Leo Babauta is the author of the Book “The Power of Less” and the creator and blogger at Zen Habits, a Top 100 blog with 125,000 subscribers — one of the top productivity and simplicity blogs on the Internet.
Babauta is one of the leading experts on productivity and simplicity, and has also written the top-selling productivity e-book in history: Zen To Done: The Ultimate Simple Productivity System. It has sold thousands of copies and has reached tens of thousands of readers.
Babauta is a former journalist and freelance writer over 18 years, a husband and father of six children, and lives on the island of Guam where he leads a very simple life.
Its a great opportunity to interview him. So here we go:
Please introduce yourself to our readers.
Leo: Hi everyone! Nice to be here. I’m Leo Babauta of ZenHabits.net, a blog about simplicity and productivity with more than 125,000 readers … I’m also the author of The Power of Less, a best-selling print book about how to simplify and focus on the essential. I’m married and the father of six kids, a runner and a vegan, living a simple life on Guam.
How do you feel when lot of people recognize you these days as one of the most successful people? How was life just some years back, when you were in your day job? How do you feel and manage this “recognition” that you have earned?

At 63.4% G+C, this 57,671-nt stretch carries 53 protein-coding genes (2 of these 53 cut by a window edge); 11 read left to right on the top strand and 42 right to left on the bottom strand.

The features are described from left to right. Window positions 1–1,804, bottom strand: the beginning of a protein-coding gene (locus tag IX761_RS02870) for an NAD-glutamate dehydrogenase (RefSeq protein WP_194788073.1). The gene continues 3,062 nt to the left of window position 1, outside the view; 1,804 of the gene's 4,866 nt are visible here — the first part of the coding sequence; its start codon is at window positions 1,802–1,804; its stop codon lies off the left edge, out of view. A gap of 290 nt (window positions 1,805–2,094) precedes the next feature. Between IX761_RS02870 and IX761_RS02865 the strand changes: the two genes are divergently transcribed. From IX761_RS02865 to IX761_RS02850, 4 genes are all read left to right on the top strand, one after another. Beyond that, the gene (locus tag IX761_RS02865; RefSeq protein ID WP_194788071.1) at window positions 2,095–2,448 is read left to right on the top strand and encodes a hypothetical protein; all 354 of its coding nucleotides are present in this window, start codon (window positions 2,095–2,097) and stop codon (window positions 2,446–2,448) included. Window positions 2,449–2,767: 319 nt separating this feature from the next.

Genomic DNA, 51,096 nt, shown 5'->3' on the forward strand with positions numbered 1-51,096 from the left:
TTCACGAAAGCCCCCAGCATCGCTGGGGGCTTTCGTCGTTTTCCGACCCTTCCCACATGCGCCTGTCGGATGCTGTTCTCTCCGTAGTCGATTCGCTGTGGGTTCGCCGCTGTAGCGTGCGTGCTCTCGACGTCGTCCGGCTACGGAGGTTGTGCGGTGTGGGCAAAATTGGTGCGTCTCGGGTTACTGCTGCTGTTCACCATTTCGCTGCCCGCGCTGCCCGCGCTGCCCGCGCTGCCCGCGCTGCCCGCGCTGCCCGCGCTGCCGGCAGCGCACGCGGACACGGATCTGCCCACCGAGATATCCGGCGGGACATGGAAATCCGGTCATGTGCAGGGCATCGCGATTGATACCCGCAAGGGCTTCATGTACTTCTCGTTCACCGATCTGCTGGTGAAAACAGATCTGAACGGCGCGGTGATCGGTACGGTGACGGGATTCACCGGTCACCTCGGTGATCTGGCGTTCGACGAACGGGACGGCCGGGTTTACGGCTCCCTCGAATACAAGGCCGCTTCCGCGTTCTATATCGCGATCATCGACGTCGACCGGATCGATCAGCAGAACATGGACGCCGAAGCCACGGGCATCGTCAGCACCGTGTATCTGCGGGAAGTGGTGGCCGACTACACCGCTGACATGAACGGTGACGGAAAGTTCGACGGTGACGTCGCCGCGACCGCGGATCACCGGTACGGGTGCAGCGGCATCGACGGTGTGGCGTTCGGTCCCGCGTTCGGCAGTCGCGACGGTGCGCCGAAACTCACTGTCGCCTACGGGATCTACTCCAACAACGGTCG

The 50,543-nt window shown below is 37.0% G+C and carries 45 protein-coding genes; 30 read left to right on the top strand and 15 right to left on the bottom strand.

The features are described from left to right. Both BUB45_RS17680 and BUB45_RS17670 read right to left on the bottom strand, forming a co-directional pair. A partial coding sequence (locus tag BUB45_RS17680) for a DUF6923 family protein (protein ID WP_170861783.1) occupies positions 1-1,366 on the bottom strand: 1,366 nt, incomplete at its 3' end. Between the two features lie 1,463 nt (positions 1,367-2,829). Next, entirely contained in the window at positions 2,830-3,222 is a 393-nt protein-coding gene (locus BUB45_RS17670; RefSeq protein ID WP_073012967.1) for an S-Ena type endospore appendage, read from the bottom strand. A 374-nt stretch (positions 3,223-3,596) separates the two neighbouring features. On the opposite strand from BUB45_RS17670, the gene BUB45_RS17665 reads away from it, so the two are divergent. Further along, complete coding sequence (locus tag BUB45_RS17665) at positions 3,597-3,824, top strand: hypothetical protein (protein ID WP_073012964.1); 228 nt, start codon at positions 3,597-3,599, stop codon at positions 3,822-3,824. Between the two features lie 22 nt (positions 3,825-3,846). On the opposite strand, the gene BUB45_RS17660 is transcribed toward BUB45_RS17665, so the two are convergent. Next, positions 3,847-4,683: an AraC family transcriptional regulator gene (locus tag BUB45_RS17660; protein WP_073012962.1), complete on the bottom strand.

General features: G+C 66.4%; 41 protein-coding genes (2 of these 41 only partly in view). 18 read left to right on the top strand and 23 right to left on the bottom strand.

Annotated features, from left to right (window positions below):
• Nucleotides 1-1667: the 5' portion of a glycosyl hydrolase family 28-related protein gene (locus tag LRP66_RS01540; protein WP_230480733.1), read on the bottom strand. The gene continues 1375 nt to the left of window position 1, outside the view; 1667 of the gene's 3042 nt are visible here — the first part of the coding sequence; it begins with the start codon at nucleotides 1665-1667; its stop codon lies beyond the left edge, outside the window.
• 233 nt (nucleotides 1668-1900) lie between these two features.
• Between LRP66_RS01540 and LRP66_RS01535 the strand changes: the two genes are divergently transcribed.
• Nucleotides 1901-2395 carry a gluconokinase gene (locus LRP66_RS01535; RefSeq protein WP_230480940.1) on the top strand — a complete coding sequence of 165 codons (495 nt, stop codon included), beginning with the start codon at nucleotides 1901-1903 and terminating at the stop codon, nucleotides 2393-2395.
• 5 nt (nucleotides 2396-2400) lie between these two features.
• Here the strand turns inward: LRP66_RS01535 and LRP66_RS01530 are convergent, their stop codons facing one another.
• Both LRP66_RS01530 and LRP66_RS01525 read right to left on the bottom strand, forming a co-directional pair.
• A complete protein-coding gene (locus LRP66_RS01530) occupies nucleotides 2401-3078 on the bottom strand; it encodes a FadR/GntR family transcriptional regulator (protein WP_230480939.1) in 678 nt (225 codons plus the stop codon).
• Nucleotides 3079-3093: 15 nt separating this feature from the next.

Leo: It’s a bit strange, as I just feel like the same old Leo, not anything different, but there’s no doubt that people treat me differently. Still, my wife and kids and friends and other family still treat me the same — and if I start to brag a little, they will make fun of me, which reminds me not to get a big head. 🙂 Life is different now than when I had a day job, of course — it’s amazing being your own boss, being able to set your own hours and have all the freedom in the world. I love it. I recommend it for everyone!
What do you think of Twitter? Many people use it as marketing tool and someothers for timepass. How and why do you use Twitter?
Leo: I think Twitter is an amazing communication tool. I didn’t get it when I first used it. But I’ve found that just like with any communication tool — the phone, email, blogs, etc. — it can be used in an infinite number of ways. You can use it to stay in touch with friends, network with colleagues, follow celebrities, get information and news, market your product or website, anything. Today, I mostly use it as a way to connect with my readers. I share useful links and info with them, share a peek into my personal life, ask them questions, respond to questions, share inspirational or thought-provoking quotes or thoughts, and of course keep them updated by linking to my latest post. I’ve found it to be an invaluable tool for staying connected with my audience — I’m glad to spend 20 minutes a day or so using it. Also, I find a lot of useful links and info on Twitter.